Under-sea oil leak threat to Mumbai
Even as Mumbai fights the after-effects of an oil slick from two ships colliding, HT has learnt a greater threat to the city’s coast was avoided in the nick of time — twice.mumbai Updated: Aug 12, 2010 00:50 IST
Even as Mumbai fights the after-effects of an oil slick from two ships colliding, HT has learnt a greater threat to the city’s coast was avoided in the nick of time — twice.
A sub-sea gas pipeline, owned and run by British Gas, has repeatedly leaked. The latest leakage happened on July 20 this year. The last leak occurred almost exactly a year ago. Both times, the leakage was spotted and stopped.
Aware of the disastrous consequences of the recent oil spill in the US, Indian authorities are not taking any chances and have pulled up British Gas. The multinational operates the Panna-Mukta oil and gas fields.
The economic loss is already hurting — the latest oil spill has cost British Gas, along with Reliance Industries and ONGC, the other developers, an estimated Rs 600 crore.
Oil Industry Safety Directorate (OISD) — a government body responsible for laying down safety and security norms for oil and gas installations in the country — has sought an explanation, asking British Gas to take strict measures to prevent such leakages in future.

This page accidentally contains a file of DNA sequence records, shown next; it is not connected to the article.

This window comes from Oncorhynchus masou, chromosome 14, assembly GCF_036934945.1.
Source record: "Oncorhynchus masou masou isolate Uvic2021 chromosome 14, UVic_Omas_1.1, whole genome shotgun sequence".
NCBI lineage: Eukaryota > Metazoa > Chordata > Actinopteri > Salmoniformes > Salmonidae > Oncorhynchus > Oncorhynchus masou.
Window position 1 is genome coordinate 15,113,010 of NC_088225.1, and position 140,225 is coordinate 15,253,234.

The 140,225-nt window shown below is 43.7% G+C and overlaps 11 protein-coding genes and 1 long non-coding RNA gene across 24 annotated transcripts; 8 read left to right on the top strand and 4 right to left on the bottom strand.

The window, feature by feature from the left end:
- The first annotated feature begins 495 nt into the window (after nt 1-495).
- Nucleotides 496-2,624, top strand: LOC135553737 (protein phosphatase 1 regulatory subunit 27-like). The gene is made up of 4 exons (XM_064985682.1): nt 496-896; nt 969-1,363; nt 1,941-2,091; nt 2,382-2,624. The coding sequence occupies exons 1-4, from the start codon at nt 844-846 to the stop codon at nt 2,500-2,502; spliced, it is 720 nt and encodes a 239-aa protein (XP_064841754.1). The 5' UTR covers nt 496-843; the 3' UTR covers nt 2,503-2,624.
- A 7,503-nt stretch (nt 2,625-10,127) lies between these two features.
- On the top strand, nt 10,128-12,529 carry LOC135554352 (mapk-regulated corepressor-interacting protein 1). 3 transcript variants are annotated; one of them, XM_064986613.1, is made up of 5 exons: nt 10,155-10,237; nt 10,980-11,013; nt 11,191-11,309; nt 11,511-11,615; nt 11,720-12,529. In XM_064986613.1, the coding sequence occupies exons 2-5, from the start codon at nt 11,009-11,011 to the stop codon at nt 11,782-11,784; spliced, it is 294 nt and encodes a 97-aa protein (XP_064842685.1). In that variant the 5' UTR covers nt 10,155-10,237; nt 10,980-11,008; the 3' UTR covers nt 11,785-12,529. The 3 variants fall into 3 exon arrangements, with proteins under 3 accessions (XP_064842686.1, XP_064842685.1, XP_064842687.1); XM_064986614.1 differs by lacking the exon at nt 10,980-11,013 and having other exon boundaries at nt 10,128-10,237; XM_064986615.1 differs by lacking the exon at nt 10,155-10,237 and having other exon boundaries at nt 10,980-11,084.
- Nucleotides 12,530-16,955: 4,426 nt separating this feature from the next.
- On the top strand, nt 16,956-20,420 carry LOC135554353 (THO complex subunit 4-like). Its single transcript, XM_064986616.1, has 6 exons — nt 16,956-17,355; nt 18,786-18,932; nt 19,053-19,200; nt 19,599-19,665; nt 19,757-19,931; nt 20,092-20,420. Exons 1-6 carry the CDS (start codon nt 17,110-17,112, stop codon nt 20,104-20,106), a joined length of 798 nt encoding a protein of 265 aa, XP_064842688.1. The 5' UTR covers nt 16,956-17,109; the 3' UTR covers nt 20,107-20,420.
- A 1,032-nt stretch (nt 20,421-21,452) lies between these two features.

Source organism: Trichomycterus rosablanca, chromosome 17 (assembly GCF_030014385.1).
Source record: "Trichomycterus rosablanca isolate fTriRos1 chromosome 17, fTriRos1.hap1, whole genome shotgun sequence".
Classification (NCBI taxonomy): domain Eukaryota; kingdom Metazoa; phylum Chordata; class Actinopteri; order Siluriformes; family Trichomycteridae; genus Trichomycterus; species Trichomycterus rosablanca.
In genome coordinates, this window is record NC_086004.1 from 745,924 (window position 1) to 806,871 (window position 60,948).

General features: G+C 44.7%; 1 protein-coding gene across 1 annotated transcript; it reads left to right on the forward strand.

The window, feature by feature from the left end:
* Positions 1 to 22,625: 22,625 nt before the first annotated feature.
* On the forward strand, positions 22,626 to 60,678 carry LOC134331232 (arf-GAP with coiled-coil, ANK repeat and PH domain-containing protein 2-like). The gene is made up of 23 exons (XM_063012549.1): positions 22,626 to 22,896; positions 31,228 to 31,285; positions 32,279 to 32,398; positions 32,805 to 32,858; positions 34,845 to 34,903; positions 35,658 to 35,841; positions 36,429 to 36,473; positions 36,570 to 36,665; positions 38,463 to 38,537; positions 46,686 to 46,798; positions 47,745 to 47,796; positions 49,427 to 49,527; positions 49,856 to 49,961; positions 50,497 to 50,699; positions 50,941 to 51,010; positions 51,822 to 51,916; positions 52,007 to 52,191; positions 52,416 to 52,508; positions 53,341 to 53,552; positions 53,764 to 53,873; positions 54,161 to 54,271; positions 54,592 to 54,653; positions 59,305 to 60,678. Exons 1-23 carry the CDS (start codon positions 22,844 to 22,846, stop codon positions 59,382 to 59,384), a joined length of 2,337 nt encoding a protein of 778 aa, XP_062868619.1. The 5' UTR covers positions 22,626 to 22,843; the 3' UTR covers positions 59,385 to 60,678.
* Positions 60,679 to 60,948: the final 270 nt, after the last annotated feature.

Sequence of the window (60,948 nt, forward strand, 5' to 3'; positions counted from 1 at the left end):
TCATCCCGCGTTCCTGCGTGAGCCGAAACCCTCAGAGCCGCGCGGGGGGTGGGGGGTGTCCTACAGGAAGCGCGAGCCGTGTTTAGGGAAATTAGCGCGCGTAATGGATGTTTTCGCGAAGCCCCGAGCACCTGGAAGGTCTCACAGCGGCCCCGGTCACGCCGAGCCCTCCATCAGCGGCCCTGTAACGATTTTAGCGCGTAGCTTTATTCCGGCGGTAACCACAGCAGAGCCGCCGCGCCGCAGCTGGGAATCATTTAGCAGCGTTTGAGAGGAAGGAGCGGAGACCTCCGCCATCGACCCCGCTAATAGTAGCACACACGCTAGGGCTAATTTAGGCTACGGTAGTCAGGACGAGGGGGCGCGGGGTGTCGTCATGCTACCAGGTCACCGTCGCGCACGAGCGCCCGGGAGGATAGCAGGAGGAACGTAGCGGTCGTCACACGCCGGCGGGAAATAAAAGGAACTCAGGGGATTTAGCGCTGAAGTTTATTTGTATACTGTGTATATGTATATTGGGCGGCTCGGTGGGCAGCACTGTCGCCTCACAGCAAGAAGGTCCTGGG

“We have reviewed the first incident report and find that strict preventive measures need to be at place to avoid recurrence of such incidents,” a July 30 OISD letter to British Gas India’s Exploration Head Peter Thompson said.
“Investigations are on to find what went wrong,” a senior British Gas official said. “The rough seas have delayed fixing the problem.” A senior ONGC official pegged the loss at Rs 18-20 crore per day and said a fault in the hose assembly of the sub-sea pipeline carrying oil from the Panna-Mukta fields had resulted in the oil spill.